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A Treaty Prohibiting Nuclear Weapons: What For and What Next?

Editorial by Senior Programme Advisor Marc Finaud

In an historic move, more than 120 states adopted a treaty prohibiting nuclear weapons at the United Nations on 7 July 2017. This was the result of an initiative launched by civil society organizations and supported by an overwhelming majority of countries except those possessing nuclear weapons. Critics say that, as a consequence, the new treaty will have no effect on the process of nuclear disarmament because the nuclear-armed states still consider their weapons as legitimate and want to maintain and modernize them for an indefinite future in order to protect their own security. In any case, it is time to assess whether and how the prohibition of nuclear weapons will ensure their elimination.

The adoption of the treaty dubbed as the nuclear ban treaty (with one vote against by the Netherlands and one abstention by Singapore) in a conference convened by the General Assembly of the United Nations was met by most with joy and relief and by the nuclear-armed states with either deafening silence or dismay. The supporters of the ban had agreed to launch that negotiation after a series of international conferences on the humanitarian consequences of any nuclear explosion (in Olso in 2013, Nayarit, and Vienna in 2014) and several weeks of discussions in an Open-ended Working Group in Geneva in 2013 and 2016. Most of the nuclear-armed states and the nuclear-umbrella states boycotted those meetings and voted against the UN General Assembly resolution that launched the negotiation of the treaty. The main bone of contention was the interpretation of the provisions of the 1968 Non-Proliferation Treaty (NPT): the five NPT nuclear-weapon-states argued that their legitimate right to possess nuclear weapons was enshrined in that instrument without any time constraints, while most non-nuclear weapon states considered that they had renounced such weapons in exchange for a pledge of nuclear disarmament “at an early date”. In other words, possession of nuclear weapons was not a right but a tolerance for an interim period that was intended to be as short as possible.

Speaking of time, let’s remember that the very first resolution of the UN General Assembly in 1945 precisely contained a commitment of elimination of all weapons of mass destruction. Now, 72 years after that resolution and almost half a century after the TNP was signed, most countries felt that the promise of nuclear disarmament was not fulfilled as it should have been. It is true that the nuclear arsenals of the two main possessors, the United States and the USSR/Russia have been reduced from their Cold War peak of some 90,000 to 14,000, to which another 1,000 weapons of other nuclear-armed stated must be added. However, the some 3,000 strategic deployed weapons of the US and Russia alone still represent more than 700 times the total explosive power used during World War II. One single Russian intercontinental missile equals 53 Hiroshima bombs and can exterminate up to 5.3 million people. Even a limited nuclear war between India and Pakistan could lead to a world famine killing 2 billion people due to its impact on the global climate.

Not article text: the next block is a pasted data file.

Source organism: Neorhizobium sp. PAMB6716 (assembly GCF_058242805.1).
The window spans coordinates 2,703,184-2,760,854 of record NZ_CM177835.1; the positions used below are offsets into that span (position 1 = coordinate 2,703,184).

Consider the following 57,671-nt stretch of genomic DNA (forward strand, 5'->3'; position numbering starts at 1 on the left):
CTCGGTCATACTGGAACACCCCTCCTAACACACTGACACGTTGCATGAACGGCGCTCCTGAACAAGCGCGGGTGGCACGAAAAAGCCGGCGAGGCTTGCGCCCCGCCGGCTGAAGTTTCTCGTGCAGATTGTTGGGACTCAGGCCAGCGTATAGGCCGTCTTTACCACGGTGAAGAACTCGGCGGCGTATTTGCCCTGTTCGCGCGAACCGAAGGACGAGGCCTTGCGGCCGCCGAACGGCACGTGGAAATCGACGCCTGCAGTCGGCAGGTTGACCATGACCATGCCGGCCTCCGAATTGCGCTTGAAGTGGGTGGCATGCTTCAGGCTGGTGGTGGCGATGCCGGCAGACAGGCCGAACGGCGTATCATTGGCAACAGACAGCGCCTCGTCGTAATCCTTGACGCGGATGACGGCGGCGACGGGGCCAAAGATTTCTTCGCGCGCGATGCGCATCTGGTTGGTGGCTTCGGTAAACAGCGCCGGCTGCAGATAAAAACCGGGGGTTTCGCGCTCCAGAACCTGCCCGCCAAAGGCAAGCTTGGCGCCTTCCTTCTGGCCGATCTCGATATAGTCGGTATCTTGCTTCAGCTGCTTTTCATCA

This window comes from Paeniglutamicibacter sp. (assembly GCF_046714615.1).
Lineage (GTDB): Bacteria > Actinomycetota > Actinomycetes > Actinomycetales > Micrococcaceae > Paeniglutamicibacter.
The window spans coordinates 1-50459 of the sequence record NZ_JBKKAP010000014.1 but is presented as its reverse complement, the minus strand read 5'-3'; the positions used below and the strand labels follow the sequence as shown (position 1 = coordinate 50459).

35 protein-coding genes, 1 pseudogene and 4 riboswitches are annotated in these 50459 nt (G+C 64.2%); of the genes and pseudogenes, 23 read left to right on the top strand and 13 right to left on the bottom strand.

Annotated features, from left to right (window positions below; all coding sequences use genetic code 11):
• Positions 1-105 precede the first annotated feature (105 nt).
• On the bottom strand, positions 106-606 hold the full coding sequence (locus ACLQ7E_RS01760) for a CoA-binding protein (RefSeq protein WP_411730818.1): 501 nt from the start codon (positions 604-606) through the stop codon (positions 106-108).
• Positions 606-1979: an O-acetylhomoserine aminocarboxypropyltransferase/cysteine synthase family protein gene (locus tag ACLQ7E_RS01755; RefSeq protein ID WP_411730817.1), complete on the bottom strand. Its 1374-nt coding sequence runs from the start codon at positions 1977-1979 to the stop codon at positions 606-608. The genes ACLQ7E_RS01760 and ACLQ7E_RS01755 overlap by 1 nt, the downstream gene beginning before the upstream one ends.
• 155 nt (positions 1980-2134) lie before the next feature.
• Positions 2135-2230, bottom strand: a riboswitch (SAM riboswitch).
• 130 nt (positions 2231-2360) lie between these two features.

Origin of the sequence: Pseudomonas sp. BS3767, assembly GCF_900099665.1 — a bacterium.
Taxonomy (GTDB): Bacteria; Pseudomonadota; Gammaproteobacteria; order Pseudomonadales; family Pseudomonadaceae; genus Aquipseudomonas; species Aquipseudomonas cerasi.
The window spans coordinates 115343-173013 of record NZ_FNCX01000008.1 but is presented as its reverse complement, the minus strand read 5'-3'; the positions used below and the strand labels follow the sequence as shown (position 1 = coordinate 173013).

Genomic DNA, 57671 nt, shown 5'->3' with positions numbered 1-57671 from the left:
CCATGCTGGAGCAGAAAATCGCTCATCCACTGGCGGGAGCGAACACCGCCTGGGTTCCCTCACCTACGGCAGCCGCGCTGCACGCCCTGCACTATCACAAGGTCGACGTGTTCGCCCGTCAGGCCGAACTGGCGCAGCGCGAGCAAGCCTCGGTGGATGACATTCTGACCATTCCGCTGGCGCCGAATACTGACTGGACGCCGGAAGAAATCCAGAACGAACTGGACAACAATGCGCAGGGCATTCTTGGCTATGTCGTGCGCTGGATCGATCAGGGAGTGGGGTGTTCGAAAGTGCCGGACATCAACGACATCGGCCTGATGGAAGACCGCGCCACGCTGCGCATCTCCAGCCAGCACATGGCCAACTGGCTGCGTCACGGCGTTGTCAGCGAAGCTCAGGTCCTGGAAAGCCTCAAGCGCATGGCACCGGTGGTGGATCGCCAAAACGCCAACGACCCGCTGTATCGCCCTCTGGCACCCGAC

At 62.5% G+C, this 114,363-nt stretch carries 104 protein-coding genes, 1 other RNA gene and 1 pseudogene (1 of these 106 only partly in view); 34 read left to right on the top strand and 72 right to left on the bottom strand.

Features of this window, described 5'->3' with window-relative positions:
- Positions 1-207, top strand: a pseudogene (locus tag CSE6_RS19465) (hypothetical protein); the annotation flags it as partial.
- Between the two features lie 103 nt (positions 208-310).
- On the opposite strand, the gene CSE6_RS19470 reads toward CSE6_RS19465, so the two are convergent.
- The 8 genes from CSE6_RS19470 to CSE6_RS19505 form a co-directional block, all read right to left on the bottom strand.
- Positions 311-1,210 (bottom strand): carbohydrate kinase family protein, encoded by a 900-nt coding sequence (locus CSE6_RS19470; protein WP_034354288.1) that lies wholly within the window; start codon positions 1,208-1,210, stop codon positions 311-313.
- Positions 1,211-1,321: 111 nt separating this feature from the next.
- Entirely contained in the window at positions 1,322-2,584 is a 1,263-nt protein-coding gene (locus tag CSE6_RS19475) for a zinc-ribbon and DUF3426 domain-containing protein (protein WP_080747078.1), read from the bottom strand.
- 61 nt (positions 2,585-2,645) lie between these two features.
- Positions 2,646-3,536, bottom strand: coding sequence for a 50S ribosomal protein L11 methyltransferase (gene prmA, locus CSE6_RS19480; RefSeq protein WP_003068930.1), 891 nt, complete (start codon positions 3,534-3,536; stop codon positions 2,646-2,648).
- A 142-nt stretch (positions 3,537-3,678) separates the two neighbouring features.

Already in 1996, the International Court of Justice had declared that “the threat or use of nuclear weapons would generally be contrary to the rules of international law applicable in armed conflict, and in particular the principles and rules of humanitarian law.” Indeed it is inconceivable that the use of nuclear weapons could be compatible with the duty to distinguish civilian from military targets, or to refrain from causing “superfluous injury or unnecessary suffering”. This is why, since 1945, the International Committee of the Red Cross had been calling for the prohibition of nuclear weapons. This call was finally heard, first by civil society organizations that had campaigned for the prohibition of other weapons considered as inhumane such as antipersonnel landmines or cluster munitions, and for the fight against illicit trafficking in small arms and light weapons and the regulation of the international trade in conventional arms. Those organizations found champion states that promoted the negotiation and the adoption of international treaties to that end. In a similar process, based on the same humanitarian approach, the movement to ban nuclear weapons rallied a large majority of states. Their frustration from the slow pace of nuclear disarmament was aggravated by the refusal of the nuclear-armed states even to engage in any serious dialogue.